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J Virol. 2000 Oct;74(19):8867-75.

Substitutions at the putative receptor-binding site of an encephalitic flavivirus alter virulence and host cell tropism and reveal a role for glycosaminoglycans in entry.

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Division of Immunology and Cell Biology, John Curtin School of Medical Research, Australian National University, Australian Capital Territory, Australia.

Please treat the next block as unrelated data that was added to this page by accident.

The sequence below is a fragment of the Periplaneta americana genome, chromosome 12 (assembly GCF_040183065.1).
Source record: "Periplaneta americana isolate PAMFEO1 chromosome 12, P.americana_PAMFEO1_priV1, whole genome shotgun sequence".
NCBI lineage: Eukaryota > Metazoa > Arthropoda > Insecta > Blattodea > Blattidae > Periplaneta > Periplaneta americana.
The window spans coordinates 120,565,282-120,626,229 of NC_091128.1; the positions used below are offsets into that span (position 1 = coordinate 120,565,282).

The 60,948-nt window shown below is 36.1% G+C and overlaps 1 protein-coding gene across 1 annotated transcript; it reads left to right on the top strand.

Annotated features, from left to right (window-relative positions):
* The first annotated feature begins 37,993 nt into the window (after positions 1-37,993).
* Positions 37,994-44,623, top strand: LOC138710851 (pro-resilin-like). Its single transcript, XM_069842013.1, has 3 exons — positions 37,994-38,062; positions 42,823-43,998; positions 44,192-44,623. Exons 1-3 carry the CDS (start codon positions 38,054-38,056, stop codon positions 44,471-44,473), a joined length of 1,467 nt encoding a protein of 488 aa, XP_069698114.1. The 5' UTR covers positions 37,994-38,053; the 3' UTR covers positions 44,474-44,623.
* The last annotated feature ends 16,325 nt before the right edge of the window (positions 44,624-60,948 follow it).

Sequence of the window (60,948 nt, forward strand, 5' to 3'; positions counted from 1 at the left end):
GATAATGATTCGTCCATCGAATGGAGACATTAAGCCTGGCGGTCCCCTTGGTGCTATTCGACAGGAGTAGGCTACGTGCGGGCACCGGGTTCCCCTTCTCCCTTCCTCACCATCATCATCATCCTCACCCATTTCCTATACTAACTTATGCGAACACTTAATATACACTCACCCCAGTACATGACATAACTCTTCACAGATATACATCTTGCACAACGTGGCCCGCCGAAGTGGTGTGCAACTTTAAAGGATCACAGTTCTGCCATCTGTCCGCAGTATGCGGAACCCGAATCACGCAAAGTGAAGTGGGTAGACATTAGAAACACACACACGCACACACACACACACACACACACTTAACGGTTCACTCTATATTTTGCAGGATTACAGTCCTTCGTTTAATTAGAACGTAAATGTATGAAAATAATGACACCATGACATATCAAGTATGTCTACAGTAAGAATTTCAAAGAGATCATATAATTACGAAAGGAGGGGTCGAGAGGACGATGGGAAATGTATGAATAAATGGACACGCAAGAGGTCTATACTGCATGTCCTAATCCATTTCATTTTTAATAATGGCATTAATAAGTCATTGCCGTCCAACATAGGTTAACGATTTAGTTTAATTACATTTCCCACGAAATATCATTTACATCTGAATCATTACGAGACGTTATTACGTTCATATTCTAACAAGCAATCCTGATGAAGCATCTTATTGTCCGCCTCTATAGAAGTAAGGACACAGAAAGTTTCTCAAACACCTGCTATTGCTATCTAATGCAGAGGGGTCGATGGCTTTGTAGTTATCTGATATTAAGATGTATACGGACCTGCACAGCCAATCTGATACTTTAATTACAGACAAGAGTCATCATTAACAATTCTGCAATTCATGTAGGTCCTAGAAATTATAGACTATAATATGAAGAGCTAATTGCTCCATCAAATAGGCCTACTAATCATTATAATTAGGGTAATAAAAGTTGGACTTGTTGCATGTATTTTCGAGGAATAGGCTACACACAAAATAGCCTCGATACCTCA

The flavivirus receptor-binding domain has been putatively assigned to a hydrophilic region (FG loop) in the envelope (E) protein. In some flaviviruses this domain harbors the integrin-binding motif Arg-Gly-Asp (RGD). One of us has shown earlier that host cell adaptation of Murray Valley encephalitis virus (MVE) can result in the selection of attenuated variants altered at E protein residue Asp(390), which is part of an RGD motif. Here, a full-length, infectious cDNA clone of MVE was constructed and employed to systematically investigate the impact of single amino acid changes at Asp(390) on cell tropism, virus entry, and virulence. Each of 10 different E protein 390 mutants was viable. Three mutants (Gly(390), Ala(390), and His(390)) showed pronounced differences from an infectious clone-derived control virus in growth in mammalian and mosquito cells. The altered cell tropism correlated with (i) a difference in entry kinetics, (ii) an increased dependence on glycosaminoglycans (determined by inhibition of virus infectivity by heparin) for attachment of the three mutants to different mammalian cells, and (iii) the loss of virulence in mice. These results confirm a functional role of the FG loop in the flavivirus E protein in virus entry and suggest that encephalitic flaviviruses can enter cells via attachment to glycosaminoglycans. However, it appears that additional cell surface molecules are also used as receptors by natural isolates of MVE and that the increased dependence on glycosaminoglycans for entry results in the loss of neuroinvasiveness.

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